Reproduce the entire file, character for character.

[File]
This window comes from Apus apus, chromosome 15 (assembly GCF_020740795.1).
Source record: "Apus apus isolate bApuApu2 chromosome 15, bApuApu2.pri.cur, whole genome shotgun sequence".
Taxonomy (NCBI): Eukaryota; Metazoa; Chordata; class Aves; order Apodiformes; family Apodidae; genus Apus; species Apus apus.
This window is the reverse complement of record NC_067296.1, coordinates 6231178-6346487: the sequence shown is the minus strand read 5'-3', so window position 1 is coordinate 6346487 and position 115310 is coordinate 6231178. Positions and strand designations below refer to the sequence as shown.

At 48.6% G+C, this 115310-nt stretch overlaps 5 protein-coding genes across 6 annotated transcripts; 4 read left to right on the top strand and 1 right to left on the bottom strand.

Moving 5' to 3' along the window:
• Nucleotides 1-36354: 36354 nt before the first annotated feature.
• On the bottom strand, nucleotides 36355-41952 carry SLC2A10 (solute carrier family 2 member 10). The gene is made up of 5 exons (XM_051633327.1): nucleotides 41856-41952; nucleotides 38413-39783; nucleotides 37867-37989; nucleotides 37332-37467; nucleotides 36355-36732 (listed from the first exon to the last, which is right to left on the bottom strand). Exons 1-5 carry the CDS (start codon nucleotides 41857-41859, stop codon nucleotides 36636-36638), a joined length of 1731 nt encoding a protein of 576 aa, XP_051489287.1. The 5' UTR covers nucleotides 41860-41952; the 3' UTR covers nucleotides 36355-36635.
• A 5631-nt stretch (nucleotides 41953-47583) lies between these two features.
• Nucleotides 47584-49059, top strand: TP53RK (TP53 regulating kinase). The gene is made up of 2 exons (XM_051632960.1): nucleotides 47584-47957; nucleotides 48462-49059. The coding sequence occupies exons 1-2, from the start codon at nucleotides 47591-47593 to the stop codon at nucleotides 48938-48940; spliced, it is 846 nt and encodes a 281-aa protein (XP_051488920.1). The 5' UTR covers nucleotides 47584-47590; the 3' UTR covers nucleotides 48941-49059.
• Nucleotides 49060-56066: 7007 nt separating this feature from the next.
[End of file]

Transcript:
This window comes from Apus apus, chromosome 15 (assembly GCF_020740795.1).
Source record: "Apus apus isolate bApuApu2 chromosome 15, bApuApu2.pri.cur, whole genome shotgun sequence".
Taxonomy (NCBI): Eukaryota; Metazoa; Chordata; class Aves; order Apodiformes; family Apodidae; genus Apus; species Apus apus.
This window is the reverse complement of record NC_067296.1, coordinates 6231178-6346487: the sequence shown is the minus strand read 5'-3', so window position 1 is coordinate 6346487 and position 115310 is coordinate 6231178. Positions and strand designations below refer to the sequence as shown.

At 48.6% G+C, this 115310-nt stretch overlaps 5 protein-coding genes across 6 annotated transcripts; 4 read left to right on the top strand and 1 right to left on the bottom strand.

Moving 5' to 3' along the window:
• Nucleotides 1-36354: 36354 nt before the first annotated feature.
• On the bottom strand, nucleotides 36355-41952 carry SLC2A10 (solute carrier family 2 member 10). The gene is made up of 5 exons (XM_051633327.1): nucleotides 41856-41952; nucleotides 38413-39783; nucleotides 37867-37989; nucleotides 37332-37467; nucleotides 36355-36732 (listed from the first exon to the last, which is right to left on the bottom strand). Exons 1-5 carry the CDS (start codon nucleotides 41857-41859, stop codon nucleotides 36636-36638), a joined length of 1731 nt encoding a protein of 576 aa, XP_051489287.1. The 5' UTR covers nucleotides 41860-41952; the 3' UTR covers nucleotides 36355-36635.
• A 5631-nt stretch (nucleotides 41953-47583) lies between these two features.
• Nucleotides 47584-49059, top strand: TP53RK (TP53 regulating kinase). The gene is made up of 2 exons (XM_051632960.1): nucleotides 47584-47957; nucleotides 48462-49059. The coding sequence occupies exons 1-2, from the start codon at nucleotides 47591-47593 to the stop codon at nucleotides 48938-48940; spliced, it is 846 nt and encodes a 281-aa protein (XP_051488920.1). The 5' UTR covers nucleotides 47584-47590; the 3' UTR covers nucleotides 48941-49059.
• Nucleotides 49060-56066: 7007 nt separating this feature from the next.